Foreign Affairs Minister Francois-Philippe Champagne speaks with reporters before the first day of a Liberal cabinet retreat in Ottawa, Monday September 14, 2020. THE CANADIAN PRESS/Adrian Wyld

Canada hopes to avert new U.S. tariff war, but stands ready to fire: Champagne

The Trump administration imposed the new national-security tariffs last month

Canada’s foreign affairs minister says the federal government is still trying to cool its dispute with the United States over aluminum exports, but remains poised to retaliate if necessary.

Francois-Philippe Champagne says he believes the standoff is an opportunity to figure out new ways to bring manufacturing back to life across North America.

But in the short term, Champagne says, Canada is fully prepared to impose dollar-for-dollar countermeasures against U.S.-made aluminum and products that contain it, beginning Wednesday.

The list of potential targets includes goods such as appliances, drink cans, office furniture, bicycles and golf clubs.

The Trump administration imposed the new national-security tariffs last month after complaints from two U.S. smelting operations that Canada was violating the terms of a 2019 agreement between the two countries.

The tariffs were imposed less than two months after the new U.S.-Mexico-Canada Agreement went into effect, putting a chill on a new era of managed North American trade.

“Everyone in Canada understands that aluminum from Canada is no threat to national security in the United States,” Champagne said Monday as he prepared for a two-day cabinet retreat with Liberal colleagues at a Global Affairs office building in Ottawa.

“The real opportunity here is to think, ‘How can we build more in North America? How can we make … more in North America and how can we sell to the world?”

Canadian officials are still working to avoid having to impose retaliatory tariffs, he suggested, even as Canada’s original Wednesday deadline looms large.

“Obviously, we’re going to continue to negotiate. But we’re going to be prepared to react as we did last time.”

The Canadian Press

Tariffs

Get local stories you won't find anywhere else right to your inbox.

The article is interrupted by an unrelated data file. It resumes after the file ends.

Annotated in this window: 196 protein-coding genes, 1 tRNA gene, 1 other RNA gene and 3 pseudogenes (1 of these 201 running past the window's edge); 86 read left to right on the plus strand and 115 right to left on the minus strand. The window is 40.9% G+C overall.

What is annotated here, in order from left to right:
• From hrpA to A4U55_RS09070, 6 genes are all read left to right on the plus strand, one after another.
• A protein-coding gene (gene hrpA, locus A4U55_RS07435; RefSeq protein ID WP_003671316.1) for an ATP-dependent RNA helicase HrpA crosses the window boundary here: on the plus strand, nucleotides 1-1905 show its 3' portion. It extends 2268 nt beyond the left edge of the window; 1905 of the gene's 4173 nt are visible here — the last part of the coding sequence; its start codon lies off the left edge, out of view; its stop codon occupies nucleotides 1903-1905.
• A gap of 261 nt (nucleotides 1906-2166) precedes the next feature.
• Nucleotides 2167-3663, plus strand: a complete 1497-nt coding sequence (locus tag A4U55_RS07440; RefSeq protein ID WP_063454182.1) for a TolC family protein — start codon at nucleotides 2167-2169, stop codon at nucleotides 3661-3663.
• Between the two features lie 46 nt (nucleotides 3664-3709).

Sign up here

Just Posted

Okanagan Beach Club fined for not complying to COVID-19 rules, tiki bar closed

Interior Health order the tiki bar closed due to non-compliance with Provincial Health Officer orders

Men’s volleyball’s 2020 incoming class spikes talent at UBCO

UBCO has recruited six new players for the 2020-21 season

A look back at Kelowna’s past

The 1956 Regatta Parade in Kelowna

Drugs, weapons seized from downtown Kelowna residence

Search warrant was in relation to an active criminal investigation into suspected drug trafficking

B.C. reports 91 new cases as officials remain worried over ‘clusters of COVID-19

There have now been a total of 8,395 cases in B.C. since the pandemic began

Kiera Bourque’s sentence ‘an embarrassment’: family of deceased Penticton teen

Bourque was sentenced to one year in prison for her role in the 2017 death of Devon Blackmore

‘Won’t be gathering for Thanksgiving:’ Trudeau says COVID-19 2nd wave underway

In all, COVID-19 has killed about 9,250 people in Canada

Is it time to start thinking about greener ways to package cannabis?

Packaging suppliers are still figuring eco-friendly and affordable packaging options that fit the mandates of Cannabis Regulations

COLUMN: COVID-19 statistics are the stories of people

This pandemic is ultimately about people, not just about numbers

Join Black Press Media and Do Some Good

Pay it Forward program supports local businesses in their community giving

EDITORIAL: Clearing the smoke

Wildfires have resulted in heavy smoke and poor air quality

COVID-19 exposure at Merritt pub

The exposure happened on Sept. 19 at the pub of the Coldwater Hotel

UPDATE: Person safely pulled from Vernon creek culvert

First responders from multiple agencies assist in getting individual out of the creek

Most Read